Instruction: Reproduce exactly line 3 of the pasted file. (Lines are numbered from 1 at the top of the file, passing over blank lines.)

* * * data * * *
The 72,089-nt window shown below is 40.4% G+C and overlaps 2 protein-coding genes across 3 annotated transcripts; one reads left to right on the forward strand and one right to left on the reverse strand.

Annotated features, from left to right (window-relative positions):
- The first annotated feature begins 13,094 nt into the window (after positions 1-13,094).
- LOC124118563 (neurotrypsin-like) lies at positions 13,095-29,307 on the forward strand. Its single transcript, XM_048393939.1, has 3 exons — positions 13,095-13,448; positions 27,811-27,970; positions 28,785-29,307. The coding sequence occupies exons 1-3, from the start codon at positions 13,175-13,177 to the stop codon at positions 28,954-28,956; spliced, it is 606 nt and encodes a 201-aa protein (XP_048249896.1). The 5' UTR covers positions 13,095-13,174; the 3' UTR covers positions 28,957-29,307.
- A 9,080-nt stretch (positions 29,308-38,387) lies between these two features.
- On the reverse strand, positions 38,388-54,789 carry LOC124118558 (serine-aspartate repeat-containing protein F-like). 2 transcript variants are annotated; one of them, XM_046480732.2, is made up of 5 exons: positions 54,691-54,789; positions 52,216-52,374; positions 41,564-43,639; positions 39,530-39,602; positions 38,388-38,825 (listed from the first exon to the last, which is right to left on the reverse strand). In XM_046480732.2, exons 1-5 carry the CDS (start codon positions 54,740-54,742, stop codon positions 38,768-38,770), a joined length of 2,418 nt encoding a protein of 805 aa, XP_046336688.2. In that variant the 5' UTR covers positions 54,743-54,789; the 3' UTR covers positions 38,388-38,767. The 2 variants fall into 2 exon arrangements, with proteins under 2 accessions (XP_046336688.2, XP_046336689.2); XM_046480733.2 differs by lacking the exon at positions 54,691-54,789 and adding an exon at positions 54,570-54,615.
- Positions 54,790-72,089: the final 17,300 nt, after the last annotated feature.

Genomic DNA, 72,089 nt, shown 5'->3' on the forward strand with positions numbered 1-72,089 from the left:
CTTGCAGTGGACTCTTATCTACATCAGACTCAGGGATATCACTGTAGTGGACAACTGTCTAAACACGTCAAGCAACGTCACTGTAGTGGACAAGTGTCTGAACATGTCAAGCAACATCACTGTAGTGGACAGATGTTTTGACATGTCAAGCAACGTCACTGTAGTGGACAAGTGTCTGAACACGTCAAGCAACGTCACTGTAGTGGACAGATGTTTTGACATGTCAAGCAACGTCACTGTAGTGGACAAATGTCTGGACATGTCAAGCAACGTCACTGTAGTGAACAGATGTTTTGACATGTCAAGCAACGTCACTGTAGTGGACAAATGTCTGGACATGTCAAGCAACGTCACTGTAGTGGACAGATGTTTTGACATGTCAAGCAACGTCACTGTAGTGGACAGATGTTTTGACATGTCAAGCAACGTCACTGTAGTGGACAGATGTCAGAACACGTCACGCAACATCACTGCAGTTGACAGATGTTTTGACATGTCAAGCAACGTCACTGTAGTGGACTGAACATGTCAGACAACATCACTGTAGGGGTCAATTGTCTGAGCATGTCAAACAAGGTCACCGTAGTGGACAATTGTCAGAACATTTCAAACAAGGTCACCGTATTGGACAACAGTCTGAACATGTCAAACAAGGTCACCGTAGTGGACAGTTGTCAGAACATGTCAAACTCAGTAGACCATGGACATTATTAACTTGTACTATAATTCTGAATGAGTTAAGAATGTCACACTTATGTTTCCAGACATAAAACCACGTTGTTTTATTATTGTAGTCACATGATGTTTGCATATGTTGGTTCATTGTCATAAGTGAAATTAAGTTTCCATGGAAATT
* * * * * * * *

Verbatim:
- The first annotated feature begins 13,094 nt into the window (after positions 1-13,094).